Fintech companies can now test and deploy decision-making models with $20 million raised by Taktile
Many fintech companies’ automated judgments, such as granting a credit line, are hard-coded into the backend of their software. To alter lending criteria, a head of credit, for example, must initiate a ticket with IT.
Taktile was founded in 2020 to make automated logic changes self-service. They met at Harvard and collaborated at QuantCo, which creates AI-powered solutions for businesses. Many automated decisions were poorly planned, seldom tested, and required extensive engineering, resulting in guesswork.
Wehmeyer declined to comment on Taktile’s clients or financial situation, citing competition concerns. Investors expect further growth. Taktile has raised $20 million in a Series A round led by Index Ventures and Tiger Global. Tiger’s engagement is intriguing since the venture capital company recently reduced its investments, aiming for $6 billion for its next fund, which will be half the size of its last investment vehicle.
“The round was preempted by Tiger Global and Index Ventures as they saw strong indications of product-market fit and believed that the time was right to start scaling the business,” Wehmeyer said.
Taktile provides a no-code interface for creating, modifying, and analyzing decision processes. Wehmeyer elaborated. Assume a bank wants to reduce the minimum account opening age from 25 to 21. Taktile would backtest the adjustment with the bank’s credit head before implementing it.
Taktile users may also experiment with off-the-shelf data connections and evaluate predictive model performance in decision-making processes, according to Wehmeyer. Branch, Moss, Rhino, Novo, and Vivid Money, he claims, utilize the platform to make 280,000 daily decisions.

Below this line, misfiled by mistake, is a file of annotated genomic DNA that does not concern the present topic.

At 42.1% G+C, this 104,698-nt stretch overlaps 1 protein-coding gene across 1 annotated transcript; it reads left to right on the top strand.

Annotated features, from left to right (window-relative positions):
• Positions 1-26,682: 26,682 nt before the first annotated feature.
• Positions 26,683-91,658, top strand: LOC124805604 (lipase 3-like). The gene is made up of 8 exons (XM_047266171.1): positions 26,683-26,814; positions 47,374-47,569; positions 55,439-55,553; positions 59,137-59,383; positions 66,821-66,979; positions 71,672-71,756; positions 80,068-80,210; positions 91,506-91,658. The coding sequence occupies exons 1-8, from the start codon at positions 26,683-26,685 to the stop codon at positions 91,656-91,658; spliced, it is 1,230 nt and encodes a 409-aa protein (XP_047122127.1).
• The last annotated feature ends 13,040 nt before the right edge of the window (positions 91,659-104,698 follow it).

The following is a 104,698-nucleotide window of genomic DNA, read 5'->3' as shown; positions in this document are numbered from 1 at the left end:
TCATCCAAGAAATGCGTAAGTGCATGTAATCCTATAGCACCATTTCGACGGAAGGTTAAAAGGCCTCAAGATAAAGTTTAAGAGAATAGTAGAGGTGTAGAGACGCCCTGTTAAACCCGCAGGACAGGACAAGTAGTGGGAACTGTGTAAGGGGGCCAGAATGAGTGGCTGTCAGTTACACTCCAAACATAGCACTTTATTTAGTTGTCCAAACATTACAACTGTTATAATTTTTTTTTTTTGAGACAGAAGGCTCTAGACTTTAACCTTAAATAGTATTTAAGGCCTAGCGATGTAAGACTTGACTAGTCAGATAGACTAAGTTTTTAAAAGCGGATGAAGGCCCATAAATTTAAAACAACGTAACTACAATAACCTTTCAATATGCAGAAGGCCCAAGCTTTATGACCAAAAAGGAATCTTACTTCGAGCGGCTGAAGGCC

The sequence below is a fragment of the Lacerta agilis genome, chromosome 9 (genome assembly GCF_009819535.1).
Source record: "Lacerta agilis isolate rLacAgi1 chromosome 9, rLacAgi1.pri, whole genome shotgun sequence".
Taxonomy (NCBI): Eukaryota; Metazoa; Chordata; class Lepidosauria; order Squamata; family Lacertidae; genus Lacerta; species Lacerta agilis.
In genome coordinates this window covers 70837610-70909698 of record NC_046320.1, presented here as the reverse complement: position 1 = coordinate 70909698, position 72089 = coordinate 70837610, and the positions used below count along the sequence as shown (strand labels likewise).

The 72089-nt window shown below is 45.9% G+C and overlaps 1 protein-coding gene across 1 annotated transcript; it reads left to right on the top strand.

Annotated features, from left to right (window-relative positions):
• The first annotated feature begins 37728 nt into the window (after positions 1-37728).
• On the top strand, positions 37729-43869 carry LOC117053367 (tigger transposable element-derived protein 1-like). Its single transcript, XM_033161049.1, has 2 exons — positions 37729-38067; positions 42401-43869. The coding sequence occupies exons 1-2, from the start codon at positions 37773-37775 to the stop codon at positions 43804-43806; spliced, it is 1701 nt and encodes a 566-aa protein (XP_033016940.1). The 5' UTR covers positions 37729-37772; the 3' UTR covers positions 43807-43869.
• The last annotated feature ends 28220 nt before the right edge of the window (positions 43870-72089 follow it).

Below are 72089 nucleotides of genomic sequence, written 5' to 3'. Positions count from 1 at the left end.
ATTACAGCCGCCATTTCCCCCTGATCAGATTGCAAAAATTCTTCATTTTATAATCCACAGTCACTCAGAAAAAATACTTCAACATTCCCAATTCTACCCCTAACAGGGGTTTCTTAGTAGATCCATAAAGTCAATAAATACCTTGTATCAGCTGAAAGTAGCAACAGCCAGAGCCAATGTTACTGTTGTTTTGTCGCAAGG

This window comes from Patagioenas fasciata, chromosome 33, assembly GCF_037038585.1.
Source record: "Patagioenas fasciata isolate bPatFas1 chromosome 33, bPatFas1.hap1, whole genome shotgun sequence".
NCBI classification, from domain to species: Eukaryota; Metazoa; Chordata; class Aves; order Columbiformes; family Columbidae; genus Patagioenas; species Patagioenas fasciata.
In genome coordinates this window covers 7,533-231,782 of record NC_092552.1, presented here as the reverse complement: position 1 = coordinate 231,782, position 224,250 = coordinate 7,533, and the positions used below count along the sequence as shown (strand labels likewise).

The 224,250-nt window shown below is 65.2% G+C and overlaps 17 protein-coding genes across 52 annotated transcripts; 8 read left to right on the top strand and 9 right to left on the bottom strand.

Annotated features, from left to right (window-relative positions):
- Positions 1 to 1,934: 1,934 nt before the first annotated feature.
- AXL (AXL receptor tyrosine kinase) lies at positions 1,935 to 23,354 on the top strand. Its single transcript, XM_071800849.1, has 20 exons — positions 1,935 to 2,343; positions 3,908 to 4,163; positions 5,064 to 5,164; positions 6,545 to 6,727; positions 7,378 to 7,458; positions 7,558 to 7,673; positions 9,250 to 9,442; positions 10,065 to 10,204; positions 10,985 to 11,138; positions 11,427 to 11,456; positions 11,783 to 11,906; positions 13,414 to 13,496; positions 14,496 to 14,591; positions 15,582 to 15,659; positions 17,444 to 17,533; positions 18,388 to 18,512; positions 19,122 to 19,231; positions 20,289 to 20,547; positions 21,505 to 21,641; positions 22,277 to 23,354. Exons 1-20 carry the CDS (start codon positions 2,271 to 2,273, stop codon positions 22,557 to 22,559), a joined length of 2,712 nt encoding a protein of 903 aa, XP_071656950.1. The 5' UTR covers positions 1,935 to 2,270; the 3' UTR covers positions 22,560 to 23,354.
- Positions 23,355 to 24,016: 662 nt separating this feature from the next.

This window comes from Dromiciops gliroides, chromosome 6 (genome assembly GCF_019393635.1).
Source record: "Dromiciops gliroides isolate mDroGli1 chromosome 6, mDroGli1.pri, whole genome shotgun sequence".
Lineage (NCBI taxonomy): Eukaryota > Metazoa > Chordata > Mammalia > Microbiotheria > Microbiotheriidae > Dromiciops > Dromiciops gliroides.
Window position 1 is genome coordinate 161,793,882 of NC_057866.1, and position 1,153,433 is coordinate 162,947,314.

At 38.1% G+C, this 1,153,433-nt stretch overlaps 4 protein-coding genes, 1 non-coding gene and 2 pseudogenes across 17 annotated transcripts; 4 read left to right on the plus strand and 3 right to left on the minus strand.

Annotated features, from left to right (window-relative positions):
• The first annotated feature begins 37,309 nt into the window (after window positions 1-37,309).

Our technology has been used by advanced lenders that host machine learning models on our platform to assess the creditworthiness of potential borrowers, according to Wehmeyer.
Taktile deals with sensitive information. Taktile created technology that enables corporations to host decision processes in their preferred country and handle data locally, easing the concerns of privacy advocates, customers, and regulators.
This will not address the underlying problem of algorithmic transparency. According to a recent New York Times article, some lenders are using out-of-the-box data sources to assess creditworthiness, giving customers who were previously denied access to certain financial products a second chance while raising the risk of perpetuating prejudices or generating false forecasts.
Taktile’s fintech customers are required to provide the data and models that they store and deploy on the platform.
Before the IT recession, consumer growth encouraged fintechs. Investors now seek a clear path to profitability, making risk decisions tougher, according to Wehmeyer. Customers rely on Taktile to swiftly react to a turbulent market since building a complicated decision system takes years and costs millions of dollars. Taktile employs 45 people in New York, London, and Berlin. By 2023, Wehmeyer anticipates 70 workers.